You're talking about chips designed for full-duplex cable communications.  Did you look at the MX614P as sold by "Glitchbuster"?  It's used (among other things) for Amateur Radio Packet modems - and they certainly don't "train or synchronise" because the communication is one-way at a time (and there may be multiple recipients)  and any error detection and correction is done higher up the stack.  Have a look at  http://www.glitchbuster.com  and follow the link he has to a project using it.

Cheers,


Howard Winter
St.Albans, England

2005\02\11@151146 by Mario Mendes Jr.

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I was not part of the list when the original thread came around, but this
sounds to me exactly what older computers (tandy, trs80, etc) did to
access programs/data stored in tapes.  You just plugged the tape recorder
to the back of you PC and that was it.

90 bytes/sec = 720 bits/sec, less data than the older 2.4 Kbaud modems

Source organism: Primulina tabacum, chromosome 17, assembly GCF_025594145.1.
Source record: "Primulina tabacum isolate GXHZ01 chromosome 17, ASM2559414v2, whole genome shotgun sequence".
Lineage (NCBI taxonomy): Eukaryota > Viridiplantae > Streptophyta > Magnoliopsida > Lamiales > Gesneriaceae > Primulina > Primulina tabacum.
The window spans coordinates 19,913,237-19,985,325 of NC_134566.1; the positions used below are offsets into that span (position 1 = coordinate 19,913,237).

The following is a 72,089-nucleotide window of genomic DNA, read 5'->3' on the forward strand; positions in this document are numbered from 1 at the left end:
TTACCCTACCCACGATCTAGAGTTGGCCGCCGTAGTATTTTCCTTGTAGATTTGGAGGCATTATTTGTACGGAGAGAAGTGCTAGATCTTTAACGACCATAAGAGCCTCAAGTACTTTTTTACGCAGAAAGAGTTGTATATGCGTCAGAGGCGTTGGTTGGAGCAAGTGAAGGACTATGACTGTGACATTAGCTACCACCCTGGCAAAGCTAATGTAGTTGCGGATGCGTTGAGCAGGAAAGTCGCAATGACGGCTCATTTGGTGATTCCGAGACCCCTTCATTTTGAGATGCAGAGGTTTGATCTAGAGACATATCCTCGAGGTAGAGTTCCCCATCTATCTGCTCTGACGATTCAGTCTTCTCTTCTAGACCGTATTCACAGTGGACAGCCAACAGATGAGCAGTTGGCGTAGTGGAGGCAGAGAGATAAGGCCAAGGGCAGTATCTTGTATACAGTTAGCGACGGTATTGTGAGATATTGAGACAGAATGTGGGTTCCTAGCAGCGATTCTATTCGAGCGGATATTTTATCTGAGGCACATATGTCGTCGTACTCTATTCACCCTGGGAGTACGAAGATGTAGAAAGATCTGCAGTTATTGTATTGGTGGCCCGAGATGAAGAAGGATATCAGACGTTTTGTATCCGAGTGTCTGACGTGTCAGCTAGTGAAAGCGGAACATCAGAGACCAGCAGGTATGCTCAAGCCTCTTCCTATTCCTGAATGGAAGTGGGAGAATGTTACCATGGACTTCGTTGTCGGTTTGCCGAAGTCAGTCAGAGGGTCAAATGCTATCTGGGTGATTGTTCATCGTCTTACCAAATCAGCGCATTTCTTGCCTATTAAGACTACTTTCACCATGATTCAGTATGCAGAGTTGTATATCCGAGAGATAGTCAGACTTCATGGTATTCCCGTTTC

used to handle.  I think you can easily use a pic or some other mcu
connected to a nice set of ad/da converters do to the job for you, or at
least one of these new generation DSP chips from Microchip, TI or
Motorola.

-Mario

{Quote hidden}

>

2005\02\11@155551 by Jinx

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> sounds to me exactly what older computers (tandy, trs80, etc) did to
> access programs/data stored in tapes.  You just plugged the tape
> recorder to the back of you PC and that was it.
>
> 90 bytes/sec = 720 bits/sec, less data than the older 2.4 Kbaud
> modems used to handle.  I think you can easily use a pic or some
> other mcu connected to a nice set of ad/da converters do to the job
> for you, or at least one of these new generation DSP chips from
> Microchip, TI or Motorola